This trip was made in 3 segments: Canberra to Washington, Washington to Las Vegas, and Las Vegas to Canberra.  The middle one was the only one that was on time, but shared the physical impracticalities of the others. I had airline agents make all the scheduling of flights so they can't blame me for not giving myself sufficient time to make connections, but I missed them on each end. Going over I missed my LA-DC flight, one of the replacement flights was 3 hours late due to weather in the Midwest and electrical faults that shut down Chicago O'Hare airport and therefore messed up all flights passing thru it. A trip that usually took me 24 hours door to door was now 32 without sleep. Flights were late consistently, airport organisation requires extremely long walks, and very little consideration is built in for transporting luggage. It's almost as if airlines expect you to travel without any luggage at all, because they make collecting it and moving it from one part of the airport to another (domestic to international, or airline to rental car, and vice versa) very difficult. It will all get worse with an ageing population with more limited abilities. 

I refuse to fly economy class on any flight longer than 90 minutes.  There simply is not enough leg room, with my already sore knees right against the seat in front, and I pray that person doesn't want to recline. There is now a class called something like "premium economy", depending on airline, that offers more comfy seats and much better legroom. While it costs roughly twice economy class rates on Qantas, I don't recommend economy unless you are young, short, or a Japanese gymnast. Even premium economy can get interesting when headsets are plugged in, blankets and pillows in use, seats reclined, and someone (even you) wants to use the toilet. Practice the limbo before your flight.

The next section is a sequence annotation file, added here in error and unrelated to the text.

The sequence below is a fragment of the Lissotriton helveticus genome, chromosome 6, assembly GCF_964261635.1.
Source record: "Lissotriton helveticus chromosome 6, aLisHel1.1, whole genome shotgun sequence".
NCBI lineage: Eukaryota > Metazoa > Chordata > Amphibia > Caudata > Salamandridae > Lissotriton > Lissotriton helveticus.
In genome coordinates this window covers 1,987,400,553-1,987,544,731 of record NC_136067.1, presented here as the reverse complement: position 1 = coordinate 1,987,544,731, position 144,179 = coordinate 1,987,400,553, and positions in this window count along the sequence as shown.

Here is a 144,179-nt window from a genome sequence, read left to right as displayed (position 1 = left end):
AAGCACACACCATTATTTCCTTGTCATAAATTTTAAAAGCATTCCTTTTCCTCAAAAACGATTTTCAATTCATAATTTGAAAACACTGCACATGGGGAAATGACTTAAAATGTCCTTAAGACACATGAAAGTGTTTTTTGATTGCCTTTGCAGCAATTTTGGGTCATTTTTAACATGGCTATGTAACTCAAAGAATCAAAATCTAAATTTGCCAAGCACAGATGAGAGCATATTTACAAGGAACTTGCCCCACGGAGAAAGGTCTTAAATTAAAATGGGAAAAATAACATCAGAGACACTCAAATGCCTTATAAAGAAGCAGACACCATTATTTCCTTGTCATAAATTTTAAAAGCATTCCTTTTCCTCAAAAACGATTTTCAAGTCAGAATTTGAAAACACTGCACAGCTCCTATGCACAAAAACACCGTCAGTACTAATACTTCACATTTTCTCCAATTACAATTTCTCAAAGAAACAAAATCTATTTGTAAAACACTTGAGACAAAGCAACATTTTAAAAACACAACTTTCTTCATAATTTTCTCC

Airport design mystifies me. I'm sure there is some logistical reason for a flight to arrive at the very last gate in one wing of the terminal and you must walk to the very opposite end to get a connection, pick up your luggage, or get to the shuttle bus you must ride to get a rental car.  These are things thousands of people do daily but little concern is shown for their ease of travel, again something that will get worse as we all age, and are tired from traveling. In Las Vegas there were 23 baggage carrousels, all empty but the very last one where our luggage arrived. In LA, United had 2 very overloaded carrousels for all luggage. Traffic in airports is a nightmare of 
mazes, with insufficient room for drop off and pick-up causing 
universal disregard for parking restrictions, and further problems for shuttle busses required for connections. In LA they were announcing repeatedly that their shuttle bus system was being overhauled and to allow sufficient time for moving about. I didn't know this till I was standing there waiting for one, so it was a little late to tell me this. Never sighted a shuttle bus.

This can make it sound like I don't want to fly, and right this instant I don't! But it's the only way for me to visit folks in the US and the only way I can lure them to me. My advice is to expect the worst, allow LOTS of time for connecting flights, and try to pay extra for comfort. If any of you are really serious about coming but flinch at the cost, let me know and I'll gladly help. All the airlines and airports tell us they are improving things but that usually means more shopping opportunities in airports, and a reliance on technology, which is great when it works. Australia's electronic passport system was a failure for about a third of the folks using it because you have to do each step exactly right. Sleep-deprived elderly people are not used to whiz bang systems. 

Next post I promise to be more upbeat. I hurt all over so I will ned some rest but I will return with photos. Great to see everyone I did. I had a great time in Utah.